"They seem at ease to continue to ignore residents' requests to make Canon Hussey Court DDA compliant" he insists "I find the lift dirty and smelly at the best of times, which is even more frustrating when trapped in the event of breakdown. You expect when you report lift failure that the landlord would arrange repair. This doesn't always happen, leaving tenants - the same tenants who pay Salix to manage our homes - high and dry, stuck in or stuck out.
"Imagine if someone put 100 steps or more in front of your home regardless of your physical barriers" he adds "It's unnecessary and ignorant of Salix Homes and I hope they feel ashamed of their consistent failures to the people of Salford."
Andy and TJ's points are echoed by another tenant, David Hampshire, who says: "Since I have lived at Canon Hussey Court the internal security door has never worked properly. I have raised this as a concern and every time it's raised another workman is sent, more work is carried out but it's never actually fixed.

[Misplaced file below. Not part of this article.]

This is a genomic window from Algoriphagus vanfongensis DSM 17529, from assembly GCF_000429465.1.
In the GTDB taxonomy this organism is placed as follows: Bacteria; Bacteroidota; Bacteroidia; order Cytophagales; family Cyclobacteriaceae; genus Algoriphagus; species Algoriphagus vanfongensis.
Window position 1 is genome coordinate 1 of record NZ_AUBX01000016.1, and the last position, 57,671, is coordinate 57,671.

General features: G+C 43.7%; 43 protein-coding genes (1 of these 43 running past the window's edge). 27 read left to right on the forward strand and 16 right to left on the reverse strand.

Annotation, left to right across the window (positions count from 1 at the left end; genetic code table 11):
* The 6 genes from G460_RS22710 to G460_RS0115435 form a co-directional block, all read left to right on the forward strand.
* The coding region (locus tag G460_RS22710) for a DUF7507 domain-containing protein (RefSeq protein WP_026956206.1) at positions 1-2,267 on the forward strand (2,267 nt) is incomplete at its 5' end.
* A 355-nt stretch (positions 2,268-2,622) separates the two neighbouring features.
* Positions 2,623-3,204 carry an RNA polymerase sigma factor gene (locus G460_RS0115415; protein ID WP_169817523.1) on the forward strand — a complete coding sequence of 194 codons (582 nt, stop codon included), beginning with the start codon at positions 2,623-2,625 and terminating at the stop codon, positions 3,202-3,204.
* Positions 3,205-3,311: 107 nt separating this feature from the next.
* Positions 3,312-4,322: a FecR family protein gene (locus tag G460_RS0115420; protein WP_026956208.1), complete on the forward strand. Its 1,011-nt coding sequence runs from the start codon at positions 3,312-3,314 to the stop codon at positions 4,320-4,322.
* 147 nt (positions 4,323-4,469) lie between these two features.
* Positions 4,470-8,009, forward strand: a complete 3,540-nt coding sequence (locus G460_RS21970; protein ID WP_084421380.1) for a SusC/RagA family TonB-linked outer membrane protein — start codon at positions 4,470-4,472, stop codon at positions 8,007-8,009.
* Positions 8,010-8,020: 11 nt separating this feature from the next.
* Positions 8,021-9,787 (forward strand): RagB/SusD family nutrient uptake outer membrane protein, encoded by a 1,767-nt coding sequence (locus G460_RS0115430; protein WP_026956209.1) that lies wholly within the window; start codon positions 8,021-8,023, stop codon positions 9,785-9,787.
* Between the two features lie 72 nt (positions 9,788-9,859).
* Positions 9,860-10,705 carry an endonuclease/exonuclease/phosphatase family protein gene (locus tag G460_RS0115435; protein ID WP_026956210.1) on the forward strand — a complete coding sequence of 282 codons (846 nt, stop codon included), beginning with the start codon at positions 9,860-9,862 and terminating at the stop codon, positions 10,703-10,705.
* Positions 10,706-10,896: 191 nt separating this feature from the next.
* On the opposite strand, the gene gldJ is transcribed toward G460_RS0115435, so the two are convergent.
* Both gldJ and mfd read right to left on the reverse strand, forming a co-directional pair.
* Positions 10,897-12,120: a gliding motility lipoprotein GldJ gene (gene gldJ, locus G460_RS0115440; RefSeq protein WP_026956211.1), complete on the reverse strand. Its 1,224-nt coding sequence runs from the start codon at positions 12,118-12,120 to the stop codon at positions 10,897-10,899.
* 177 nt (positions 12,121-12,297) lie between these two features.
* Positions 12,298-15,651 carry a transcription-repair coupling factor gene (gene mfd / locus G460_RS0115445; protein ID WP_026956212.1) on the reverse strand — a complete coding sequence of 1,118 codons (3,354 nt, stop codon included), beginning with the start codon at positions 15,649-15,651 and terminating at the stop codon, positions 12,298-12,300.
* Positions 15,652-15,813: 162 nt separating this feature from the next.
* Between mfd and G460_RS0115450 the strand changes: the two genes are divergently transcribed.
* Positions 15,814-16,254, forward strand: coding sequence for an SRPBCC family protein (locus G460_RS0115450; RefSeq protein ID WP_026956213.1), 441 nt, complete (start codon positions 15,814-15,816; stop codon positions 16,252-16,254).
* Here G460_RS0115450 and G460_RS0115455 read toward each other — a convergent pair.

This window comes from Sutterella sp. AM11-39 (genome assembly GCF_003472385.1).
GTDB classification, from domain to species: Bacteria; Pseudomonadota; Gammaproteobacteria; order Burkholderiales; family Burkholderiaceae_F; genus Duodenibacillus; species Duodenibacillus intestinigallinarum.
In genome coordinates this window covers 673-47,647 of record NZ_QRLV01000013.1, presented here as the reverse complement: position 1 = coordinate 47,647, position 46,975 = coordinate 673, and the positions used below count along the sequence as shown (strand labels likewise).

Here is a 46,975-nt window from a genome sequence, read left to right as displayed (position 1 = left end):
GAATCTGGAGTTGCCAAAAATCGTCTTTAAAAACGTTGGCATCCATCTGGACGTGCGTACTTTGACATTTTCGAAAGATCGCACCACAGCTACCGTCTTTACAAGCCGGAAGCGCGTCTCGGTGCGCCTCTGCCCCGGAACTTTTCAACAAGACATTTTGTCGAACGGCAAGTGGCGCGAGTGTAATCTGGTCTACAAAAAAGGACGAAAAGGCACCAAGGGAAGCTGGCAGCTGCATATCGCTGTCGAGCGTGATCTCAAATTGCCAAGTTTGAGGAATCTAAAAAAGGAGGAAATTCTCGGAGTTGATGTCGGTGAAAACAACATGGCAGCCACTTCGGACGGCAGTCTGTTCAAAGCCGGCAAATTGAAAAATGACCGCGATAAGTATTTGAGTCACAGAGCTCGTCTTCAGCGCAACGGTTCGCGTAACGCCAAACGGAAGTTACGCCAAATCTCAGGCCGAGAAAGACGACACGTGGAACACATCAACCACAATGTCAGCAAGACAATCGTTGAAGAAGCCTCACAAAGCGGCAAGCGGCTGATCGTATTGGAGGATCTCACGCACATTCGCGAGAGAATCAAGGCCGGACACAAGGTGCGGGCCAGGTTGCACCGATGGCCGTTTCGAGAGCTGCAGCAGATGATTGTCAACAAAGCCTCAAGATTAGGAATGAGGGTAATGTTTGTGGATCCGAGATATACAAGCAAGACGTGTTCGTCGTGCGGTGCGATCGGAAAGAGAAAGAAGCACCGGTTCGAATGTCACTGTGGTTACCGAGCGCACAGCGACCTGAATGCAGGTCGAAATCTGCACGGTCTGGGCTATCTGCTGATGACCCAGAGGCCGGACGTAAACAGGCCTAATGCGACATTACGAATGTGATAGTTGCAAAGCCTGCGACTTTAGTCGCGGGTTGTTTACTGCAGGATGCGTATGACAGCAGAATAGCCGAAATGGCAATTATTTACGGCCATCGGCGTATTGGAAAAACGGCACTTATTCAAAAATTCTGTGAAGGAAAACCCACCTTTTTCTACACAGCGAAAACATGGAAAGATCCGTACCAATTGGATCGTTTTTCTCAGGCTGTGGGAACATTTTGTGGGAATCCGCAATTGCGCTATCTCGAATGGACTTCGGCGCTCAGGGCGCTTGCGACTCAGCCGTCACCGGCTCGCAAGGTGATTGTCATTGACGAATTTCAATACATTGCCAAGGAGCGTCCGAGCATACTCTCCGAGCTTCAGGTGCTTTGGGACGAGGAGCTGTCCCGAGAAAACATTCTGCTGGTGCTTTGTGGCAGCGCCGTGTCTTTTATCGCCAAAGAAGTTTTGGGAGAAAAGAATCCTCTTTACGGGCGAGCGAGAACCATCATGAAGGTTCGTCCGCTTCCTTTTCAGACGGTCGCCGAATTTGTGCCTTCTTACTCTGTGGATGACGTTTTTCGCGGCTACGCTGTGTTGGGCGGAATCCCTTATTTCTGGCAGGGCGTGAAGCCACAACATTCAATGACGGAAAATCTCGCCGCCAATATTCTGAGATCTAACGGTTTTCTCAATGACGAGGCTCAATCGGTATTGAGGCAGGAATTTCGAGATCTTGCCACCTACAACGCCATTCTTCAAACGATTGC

"I've also experienced issues with the security service either being a little pedantic and refusing somebody entry to my property because the password had expired a few days previously, or witnessing people entering the property who clearly shouldn't be there."
And another tenant, Digger Mosey, also confirms the problems with the lift... "It does break regularly; luckily I live on the 4th floor and can handle stairs" he says "Never did understand the motto `More than just a place to live' though!"
The problems aren't just confined to Canon Hussey Court. As well as being an advocate for TJ, Sharon Hooley, a disabled wheelchair user, is also a Salix tenant at another building...
"Salix have been making excuses for far too long now, I should know" she says "I'm living in a small two bedroom ground floor flat that is not suitable for proper wheelchair access, and I've been fighting black mould, damp, mice and silver fish. I've already been on the waiting list for over five years for a suitable property. The living conditions of my fellow disabled and vulnerable people in Salford is disgusting. And Salix, well, shame on them."